Is your cloud security up to scratch?
Do you use iCloud, Onedrive, Dropbox, an app that stores your passwords in the cloud, etc? Is yours data really safe up in the air where hackers can take strike?
These questions are definitely legitimate. No matter what a company might be telling you, there’s no sure way to know your data is secure.
If you’re asking our opinion, if a server has an internet connection it’s never 100% secure. Although, depending on the company, you can be fairly sure that nothing will ever go wrong. So who can we trust?
A news article was recently released titled “Chinese spies reportedly inserted microchips into servers used by Apple, Amazon, and others” (Link at the bottom) It’s typical of large companies to be infiltrated or attacked in a small way. Amazon alone reportedly has over 2 million servers worldwide. Surely, people can appreciate the difficulty in keeping every single piece of server hardware safe from malicious attempts to sabotage them.
When it comes to the security of your data in the cloud there are 6 major points we recommend you take into consideration:
- Encryption – When using an application on your computer or transferring files/information to your device, it’s important that the data is encrypted. AES 256 encryption is the standard and you should see whether your cloud company is using this.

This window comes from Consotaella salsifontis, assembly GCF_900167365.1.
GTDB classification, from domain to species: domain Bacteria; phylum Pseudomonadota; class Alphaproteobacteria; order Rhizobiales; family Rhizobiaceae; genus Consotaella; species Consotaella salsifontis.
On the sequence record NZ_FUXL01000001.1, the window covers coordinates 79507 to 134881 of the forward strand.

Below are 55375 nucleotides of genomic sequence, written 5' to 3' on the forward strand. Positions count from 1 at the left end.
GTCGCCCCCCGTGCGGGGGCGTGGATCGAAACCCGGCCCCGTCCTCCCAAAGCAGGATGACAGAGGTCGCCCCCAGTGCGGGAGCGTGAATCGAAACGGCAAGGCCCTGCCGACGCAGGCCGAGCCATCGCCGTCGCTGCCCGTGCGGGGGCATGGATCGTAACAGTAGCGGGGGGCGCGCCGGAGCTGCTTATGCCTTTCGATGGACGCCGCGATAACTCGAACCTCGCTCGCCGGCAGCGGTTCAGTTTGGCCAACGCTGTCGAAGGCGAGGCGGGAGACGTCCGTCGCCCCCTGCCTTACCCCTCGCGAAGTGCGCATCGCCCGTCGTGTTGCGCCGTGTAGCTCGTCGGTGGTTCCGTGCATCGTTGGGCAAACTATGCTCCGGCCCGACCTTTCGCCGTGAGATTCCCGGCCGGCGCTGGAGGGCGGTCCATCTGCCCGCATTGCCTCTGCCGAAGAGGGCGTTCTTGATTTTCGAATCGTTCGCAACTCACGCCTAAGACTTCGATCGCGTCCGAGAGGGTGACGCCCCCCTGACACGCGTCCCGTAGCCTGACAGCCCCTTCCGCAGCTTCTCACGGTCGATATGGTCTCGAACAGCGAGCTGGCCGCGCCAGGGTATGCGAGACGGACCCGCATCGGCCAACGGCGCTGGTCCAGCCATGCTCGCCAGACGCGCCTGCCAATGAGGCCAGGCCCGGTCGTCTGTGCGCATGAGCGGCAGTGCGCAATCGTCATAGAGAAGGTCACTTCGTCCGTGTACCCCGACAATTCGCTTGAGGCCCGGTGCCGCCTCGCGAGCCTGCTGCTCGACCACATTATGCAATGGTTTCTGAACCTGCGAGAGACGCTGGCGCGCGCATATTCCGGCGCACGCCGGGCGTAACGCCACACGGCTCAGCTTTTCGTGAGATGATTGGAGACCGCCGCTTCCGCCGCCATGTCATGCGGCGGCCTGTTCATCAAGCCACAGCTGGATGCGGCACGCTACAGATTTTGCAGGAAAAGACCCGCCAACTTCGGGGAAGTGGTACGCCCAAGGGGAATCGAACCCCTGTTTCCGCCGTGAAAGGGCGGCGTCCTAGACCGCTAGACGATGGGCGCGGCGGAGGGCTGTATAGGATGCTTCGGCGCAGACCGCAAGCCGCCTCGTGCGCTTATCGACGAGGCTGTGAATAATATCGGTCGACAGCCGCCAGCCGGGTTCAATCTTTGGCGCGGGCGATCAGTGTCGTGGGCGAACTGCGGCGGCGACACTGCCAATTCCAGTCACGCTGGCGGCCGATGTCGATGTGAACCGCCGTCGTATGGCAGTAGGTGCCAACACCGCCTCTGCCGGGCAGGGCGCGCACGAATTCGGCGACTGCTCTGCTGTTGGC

- Server location – It would definitely be optimal that your cloud server storage is at least located in the same country as you! A server located in Northern Africa would probably be less secure than a server located in Sydney Australia haha.
- Authentication – Two Factor Authentication (2FA) with a strong password is recommended when accessing your data. If someone were able to simply type in your dogs name and access your data, then there’s not a single cloud company that can protect you from that! Use a secure password with alphanumerical characters and symbols as well as 2FA which will reset the password.
- Local application security – Make sure your device is secure. No one should be able to just walk in and start downloading your data or copying your passwords. Your computer and phone should have a password.
- ISO/IEC 27001 – This is a security standard that is recommended but not required. This is a problem because, not all cloud companies will be adhering to these standard. Find out if your cloud company is certified secure.
- You! – This is pretty self explanatory. Don’t give out your passwords, don’ t click on dodgy email links, don’t download any programs from a third party website and always lock your computer/phone when you’ve stopped using it!
Keep all of these key points in mind when deciding whether you trust your data in the sky. Contact us if you’re unsure or still have questions.